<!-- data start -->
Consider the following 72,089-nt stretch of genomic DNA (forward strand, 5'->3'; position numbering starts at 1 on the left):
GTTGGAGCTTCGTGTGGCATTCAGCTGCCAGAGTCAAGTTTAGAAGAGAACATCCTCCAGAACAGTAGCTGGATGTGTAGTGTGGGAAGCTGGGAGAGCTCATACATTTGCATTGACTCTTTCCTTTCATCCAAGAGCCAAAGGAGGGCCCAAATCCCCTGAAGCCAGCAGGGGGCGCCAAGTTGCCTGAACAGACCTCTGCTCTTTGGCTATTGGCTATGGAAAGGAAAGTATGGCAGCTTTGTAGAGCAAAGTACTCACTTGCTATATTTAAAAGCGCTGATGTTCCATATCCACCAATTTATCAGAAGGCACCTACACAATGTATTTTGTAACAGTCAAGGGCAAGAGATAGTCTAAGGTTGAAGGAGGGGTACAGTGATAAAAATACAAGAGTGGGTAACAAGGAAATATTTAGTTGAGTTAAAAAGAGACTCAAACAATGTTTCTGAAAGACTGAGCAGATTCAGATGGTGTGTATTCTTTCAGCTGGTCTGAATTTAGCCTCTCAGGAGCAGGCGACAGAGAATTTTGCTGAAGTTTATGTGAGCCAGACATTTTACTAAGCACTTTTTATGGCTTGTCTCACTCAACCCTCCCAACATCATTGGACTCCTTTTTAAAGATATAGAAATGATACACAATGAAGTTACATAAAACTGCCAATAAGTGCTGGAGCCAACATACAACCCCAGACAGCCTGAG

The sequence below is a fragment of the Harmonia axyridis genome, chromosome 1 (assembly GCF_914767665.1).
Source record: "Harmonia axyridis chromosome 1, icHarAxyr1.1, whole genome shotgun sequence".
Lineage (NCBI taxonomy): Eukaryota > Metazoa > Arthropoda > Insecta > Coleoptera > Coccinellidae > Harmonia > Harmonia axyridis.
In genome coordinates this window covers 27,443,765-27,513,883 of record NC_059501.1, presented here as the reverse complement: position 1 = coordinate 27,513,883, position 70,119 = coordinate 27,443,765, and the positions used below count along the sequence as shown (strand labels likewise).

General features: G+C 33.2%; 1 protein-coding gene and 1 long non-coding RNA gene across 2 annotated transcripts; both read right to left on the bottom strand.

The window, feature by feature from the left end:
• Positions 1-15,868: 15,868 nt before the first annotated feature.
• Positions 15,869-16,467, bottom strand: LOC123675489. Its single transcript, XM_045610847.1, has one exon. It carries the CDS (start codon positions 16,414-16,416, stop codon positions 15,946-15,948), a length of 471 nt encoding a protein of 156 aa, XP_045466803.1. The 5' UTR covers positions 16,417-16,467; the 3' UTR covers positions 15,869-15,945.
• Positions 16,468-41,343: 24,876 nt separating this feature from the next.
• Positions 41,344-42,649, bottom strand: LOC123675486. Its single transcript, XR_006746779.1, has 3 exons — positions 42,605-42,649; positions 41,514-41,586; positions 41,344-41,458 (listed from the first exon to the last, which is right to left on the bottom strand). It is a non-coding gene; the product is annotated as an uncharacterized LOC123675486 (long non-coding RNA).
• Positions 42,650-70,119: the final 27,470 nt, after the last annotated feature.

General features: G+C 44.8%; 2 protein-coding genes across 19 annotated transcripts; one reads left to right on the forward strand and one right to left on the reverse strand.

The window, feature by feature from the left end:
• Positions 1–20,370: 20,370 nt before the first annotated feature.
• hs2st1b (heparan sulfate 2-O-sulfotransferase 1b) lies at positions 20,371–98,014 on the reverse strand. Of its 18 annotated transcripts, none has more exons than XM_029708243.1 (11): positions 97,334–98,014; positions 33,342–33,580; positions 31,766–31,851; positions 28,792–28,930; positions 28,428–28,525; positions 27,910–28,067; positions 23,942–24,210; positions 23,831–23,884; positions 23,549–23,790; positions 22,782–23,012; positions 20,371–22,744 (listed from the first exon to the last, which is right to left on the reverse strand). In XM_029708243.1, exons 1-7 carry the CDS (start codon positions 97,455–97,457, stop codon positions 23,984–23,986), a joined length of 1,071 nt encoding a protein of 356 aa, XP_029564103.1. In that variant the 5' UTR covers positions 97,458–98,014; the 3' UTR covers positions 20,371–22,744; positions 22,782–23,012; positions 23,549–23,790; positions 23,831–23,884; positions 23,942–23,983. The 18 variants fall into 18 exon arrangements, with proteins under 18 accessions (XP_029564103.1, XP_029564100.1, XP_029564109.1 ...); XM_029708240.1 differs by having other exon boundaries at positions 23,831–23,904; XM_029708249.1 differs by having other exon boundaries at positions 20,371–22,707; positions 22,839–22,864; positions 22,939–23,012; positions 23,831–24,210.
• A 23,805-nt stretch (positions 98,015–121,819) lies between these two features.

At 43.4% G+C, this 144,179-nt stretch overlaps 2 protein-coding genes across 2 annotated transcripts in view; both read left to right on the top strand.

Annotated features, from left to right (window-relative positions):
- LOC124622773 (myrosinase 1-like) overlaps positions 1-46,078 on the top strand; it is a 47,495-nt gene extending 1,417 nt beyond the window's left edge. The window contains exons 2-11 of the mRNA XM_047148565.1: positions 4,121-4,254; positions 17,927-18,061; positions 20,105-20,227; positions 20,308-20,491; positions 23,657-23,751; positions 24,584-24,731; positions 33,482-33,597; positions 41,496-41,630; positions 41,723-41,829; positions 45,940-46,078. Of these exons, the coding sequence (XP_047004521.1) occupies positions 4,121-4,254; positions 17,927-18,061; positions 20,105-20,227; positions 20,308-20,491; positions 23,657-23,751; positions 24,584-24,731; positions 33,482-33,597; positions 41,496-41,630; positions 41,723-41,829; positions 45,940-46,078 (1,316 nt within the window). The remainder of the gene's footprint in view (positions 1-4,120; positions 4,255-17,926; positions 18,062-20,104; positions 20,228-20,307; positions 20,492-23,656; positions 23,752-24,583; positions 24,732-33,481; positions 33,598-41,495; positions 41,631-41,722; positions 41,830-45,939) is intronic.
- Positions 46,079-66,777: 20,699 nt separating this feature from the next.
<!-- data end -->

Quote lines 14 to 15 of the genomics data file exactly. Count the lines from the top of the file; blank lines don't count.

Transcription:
General features: G+C 44.8%; 2 protein-coding genes across 19 annotated transcripts; one reads left to right on the forward strand and one right to left on the reverse strand.

The window, feature by feature from the left end: